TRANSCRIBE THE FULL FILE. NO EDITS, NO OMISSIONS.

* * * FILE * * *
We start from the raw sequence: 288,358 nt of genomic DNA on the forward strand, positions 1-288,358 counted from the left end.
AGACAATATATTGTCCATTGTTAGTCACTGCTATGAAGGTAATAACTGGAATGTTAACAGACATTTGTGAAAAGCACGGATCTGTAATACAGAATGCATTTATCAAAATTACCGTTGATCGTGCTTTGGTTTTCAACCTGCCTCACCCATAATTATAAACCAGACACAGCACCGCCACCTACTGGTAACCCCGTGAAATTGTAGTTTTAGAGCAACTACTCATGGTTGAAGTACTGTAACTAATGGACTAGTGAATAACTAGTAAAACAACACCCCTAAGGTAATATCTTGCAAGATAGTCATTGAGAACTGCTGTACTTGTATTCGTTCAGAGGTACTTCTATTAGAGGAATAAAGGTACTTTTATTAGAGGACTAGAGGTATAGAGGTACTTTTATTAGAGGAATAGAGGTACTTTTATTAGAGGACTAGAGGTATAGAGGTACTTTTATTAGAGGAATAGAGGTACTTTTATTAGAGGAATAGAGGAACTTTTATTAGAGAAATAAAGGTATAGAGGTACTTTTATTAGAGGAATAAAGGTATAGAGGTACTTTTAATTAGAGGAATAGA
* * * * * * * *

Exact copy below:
We start from the raw sequence: 288,358 nt of genomic DNA on the forward strand, positions 1-288,358 counted from the left end.
AGACAATATATTGTCCATTGTTAGTCACTGCTATGAAGGTAATAACTGGAATGTTAACAGACATTTGTGAAAAGCACGGATCTGTAATACAGAATGCATTTATCAAAATTACCGTTGATCGTGCTTTGGTTTTCAACCTGCCTCACCCATAATTATAAACCAGACACAGCACCGCCACCTACTGGTAACCCCGTGAAATTGTAGTTTTAGAGCAACTACTCATGGTTGAAGTACTGTAACTAATGGACTAGTGAATAACTAGTAAAACAACACCCCTAAGGTAATATCTTGCAAGATAGTCATTGAGAACTGCTGTACTTGTATTCGTTCAGAGGTACTTCTATTAGAGGAATAAAGGTACTTTTATTAGAGGACTAGAGGTATAGAGGTACTTTTATTAGAGGAATAGAGGTACTTTTATTAGAGGACTAGAGGTATAGAGGTACTTTTATTAGAGGAATAGAGGTACTTTTATTAGAGGAATAGAGGAACTTTTATTAGAGAAATAAAGGTATAGAGGTACTTTTATTAGAGGAATAAAGGTATAGAGGTACTTTTAATTAGAGGAATAGA